I know, I must be, completely, to live here in the middle of nowhere ‘off grid’ and probably off my head, but I just love it. Even on a day like today when gale force winds kept the ferry in port, the Dude off school and the post lady off the post, or at least off any post other than a few local letters. Of course I still had to get up at ‘stupid o clock’ to take the boy down just in case the ferry did sail. Everyone else on the island had signed up for ‘Text alerts’ http://www.calmac.co.uk/journey-information/service-information-instructions.htm and got notified at 7:15 by text.
Service Status by Text
Text messages can be sent to your mobile containing the latest service information. CalMac will not charge you for this service, although your normal service provider rates will apply.
One Time Texts
For a one time update on the route of your choice text both the word CALMAC and the route code to 60030 e.g. "CALMAC 05". Text codes for each route can be found on the Service Information page.
To subscribe to live updates for a particular route text the words CALMAC and SUBSCRIBE along with the route code of your choice to 60030 e.g. "CALMAC SUBSCRIBE 05". This will automatically subscribe you to ongoing service information* relating to that route for a six month period. You can subscribe to multiple routes by sending an individual subscription message for each route. Subscriptions may be cancelled at any time by texting CALMAC STOP to 60030 e.g. "CALMAC STOP 05" for an individual route or "CALMAC STOP" to cancel all subscriptions. A list of commands is also available by texting "CALMAC HELP" to 60030.
*Text messages for subscribed routes will be despatched to you immediately upon update, at any time of day or night.
However, A, the mobile doesn’t work at the house and B, I’ve to set off before 7:15 anyway Still, if I had had the good sense to ‘sign up’ then I could have turned back home as soon as the phone got a signal and saved on petrol.
Gale force south easterly winds usually mean pishing rain here, but apart from the odd drop it was dry as snuff. Consequently, after spending an hour or so on the phone getting shafted by the bank, buying some wheels and tyres for the ‘Old Girl’ and trying to find a good price for scrap batteries I went out.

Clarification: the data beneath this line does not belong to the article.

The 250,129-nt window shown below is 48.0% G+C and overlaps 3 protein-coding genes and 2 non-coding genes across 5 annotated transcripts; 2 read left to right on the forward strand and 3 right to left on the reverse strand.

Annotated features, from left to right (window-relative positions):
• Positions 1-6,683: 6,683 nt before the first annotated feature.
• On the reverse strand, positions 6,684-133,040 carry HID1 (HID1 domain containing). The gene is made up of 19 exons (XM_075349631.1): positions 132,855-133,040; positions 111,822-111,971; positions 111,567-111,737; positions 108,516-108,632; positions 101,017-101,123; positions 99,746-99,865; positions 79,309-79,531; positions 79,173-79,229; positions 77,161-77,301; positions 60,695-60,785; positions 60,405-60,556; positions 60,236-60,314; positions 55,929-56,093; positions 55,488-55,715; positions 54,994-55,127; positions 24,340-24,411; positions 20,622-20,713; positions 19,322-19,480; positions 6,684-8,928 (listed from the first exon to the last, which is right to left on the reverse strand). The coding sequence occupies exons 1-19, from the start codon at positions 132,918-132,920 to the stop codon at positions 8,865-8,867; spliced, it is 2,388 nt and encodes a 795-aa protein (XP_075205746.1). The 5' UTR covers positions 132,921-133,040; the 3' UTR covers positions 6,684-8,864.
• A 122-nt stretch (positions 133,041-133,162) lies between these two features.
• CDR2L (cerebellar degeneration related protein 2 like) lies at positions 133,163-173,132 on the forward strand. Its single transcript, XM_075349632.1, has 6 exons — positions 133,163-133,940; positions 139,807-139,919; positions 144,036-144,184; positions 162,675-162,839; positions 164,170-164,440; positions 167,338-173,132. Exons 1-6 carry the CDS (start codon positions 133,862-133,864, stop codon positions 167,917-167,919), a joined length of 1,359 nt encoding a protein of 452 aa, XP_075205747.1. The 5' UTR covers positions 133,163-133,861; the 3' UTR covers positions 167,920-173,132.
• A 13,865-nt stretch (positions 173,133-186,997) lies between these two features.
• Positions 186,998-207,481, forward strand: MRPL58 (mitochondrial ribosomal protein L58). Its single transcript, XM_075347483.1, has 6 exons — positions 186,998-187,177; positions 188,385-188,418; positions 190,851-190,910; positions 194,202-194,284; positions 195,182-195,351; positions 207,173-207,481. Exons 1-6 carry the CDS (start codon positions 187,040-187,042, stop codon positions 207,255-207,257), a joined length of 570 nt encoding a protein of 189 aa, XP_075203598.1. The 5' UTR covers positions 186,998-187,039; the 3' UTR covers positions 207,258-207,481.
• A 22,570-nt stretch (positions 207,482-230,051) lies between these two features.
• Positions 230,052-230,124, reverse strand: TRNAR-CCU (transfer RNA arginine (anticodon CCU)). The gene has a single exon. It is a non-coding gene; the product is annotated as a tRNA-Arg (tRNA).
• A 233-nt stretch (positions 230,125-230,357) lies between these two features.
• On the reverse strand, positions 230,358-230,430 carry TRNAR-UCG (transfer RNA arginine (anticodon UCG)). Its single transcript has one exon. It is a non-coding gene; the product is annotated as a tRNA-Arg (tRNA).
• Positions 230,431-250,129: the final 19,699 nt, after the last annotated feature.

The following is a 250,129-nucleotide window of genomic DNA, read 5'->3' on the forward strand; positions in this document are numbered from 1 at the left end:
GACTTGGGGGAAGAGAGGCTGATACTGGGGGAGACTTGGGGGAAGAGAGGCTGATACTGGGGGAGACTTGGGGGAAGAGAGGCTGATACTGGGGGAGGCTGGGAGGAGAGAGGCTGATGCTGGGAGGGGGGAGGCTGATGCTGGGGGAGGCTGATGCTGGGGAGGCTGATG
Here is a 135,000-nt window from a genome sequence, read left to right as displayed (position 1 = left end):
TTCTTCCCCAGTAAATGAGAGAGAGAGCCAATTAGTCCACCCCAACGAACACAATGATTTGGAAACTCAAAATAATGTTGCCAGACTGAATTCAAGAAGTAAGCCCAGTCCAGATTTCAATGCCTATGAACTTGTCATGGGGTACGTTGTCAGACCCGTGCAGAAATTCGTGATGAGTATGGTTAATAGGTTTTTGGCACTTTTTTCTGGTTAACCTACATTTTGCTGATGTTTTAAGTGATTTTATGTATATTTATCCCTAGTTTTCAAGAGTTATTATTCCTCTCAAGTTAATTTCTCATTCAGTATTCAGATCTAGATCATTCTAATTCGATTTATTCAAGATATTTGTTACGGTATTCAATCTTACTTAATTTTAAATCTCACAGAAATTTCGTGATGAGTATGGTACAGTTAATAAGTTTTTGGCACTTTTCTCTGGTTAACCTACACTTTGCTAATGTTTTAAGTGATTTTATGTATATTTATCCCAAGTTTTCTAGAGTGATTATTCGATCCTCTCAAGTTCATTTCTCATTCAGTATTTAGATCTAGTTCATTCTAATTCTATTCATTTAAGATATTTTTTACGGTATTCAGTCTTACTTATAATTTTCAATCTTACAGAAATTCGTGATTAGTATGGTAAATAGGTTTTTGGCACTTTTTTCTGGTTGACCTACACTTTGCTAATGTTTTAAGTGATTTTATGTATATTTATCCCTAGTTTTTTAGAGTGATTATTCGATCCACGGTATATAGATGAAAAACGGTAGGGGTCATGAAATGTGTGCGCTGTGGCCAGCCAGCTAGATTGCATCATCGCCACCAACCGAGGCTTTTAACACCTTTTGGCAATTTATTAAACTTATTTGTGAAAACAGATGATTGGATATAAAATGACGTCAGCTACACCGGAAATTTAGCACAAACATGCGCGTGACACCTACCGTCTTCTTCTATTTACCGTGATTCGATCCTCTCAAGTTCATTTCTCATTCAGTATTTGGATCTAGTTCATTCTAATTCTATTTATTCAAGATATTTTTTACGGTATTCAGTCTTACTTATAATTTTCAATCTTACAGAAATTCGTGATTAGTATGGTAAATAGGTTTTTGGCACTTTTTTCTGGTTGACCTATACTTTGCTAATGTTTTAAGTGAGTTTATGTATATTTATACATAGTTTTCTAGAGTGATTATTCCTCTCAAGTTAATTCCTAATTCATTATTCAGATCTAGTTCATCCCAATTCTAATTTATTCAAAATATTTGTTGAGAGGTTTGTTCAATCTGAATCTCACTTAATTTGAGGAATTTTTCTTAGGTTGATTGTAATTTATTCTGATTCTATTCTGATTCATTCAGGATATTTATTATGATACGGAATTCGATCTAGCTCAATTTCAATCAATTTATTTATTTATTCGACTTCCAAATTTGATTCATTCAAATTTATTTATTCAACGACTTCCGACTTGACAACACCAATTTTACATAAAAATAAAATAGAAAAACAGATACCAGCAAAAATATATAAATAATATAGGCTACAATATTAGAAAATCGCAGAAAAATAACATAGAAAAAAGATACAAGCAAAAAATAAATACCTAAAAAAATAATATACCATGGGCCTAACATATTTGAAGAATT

Or more correctly, we went out, it was good weather for fixing potholes in the drive and the extra pair of hands had finished his homework
Three trailer loads of small stones from the quarry at Tarbert had the drive looking respectable once more and after a spot of lunch I turned my attention once more to the Land Rover.
Tracing oil leaks can be a devil of a job, and they’re seldom from where you’d think, gravity, forward momentum and airflow from fans all serve to confuse the source. I’d already degreased and power washed the engine and ancillaries the other day, and after running her for twenty minutes or so had come to the conclusion that the leak was from high up and running down.
The rocker cover seemed the favourite so I whipped it off to check the gasket
and sure enough, therein lay the problem. The cork gasket had splayed out at the back of the cylinder head allowing oil to run down the back of the engine and onto the floor.
Of course I didn’t have a spare so had to make one, a thick paper wrapper from a Lister gasket set proving to be ideal material. It’s not as ‘squidgy’ as the cork and some ‘Hylomar’ http://hylomar.com/ courtesy of Sean would help stick it in place.
As soon as it was all nicely stuck in place I refitted the rocker cover and gave it another good run whilst cleaning the windows. Sure it leaked oil, but not half as much, after all it is a Land Rover the ‘greenest’ vehicle around, ‘proudly putting oil back into the ground since 1948’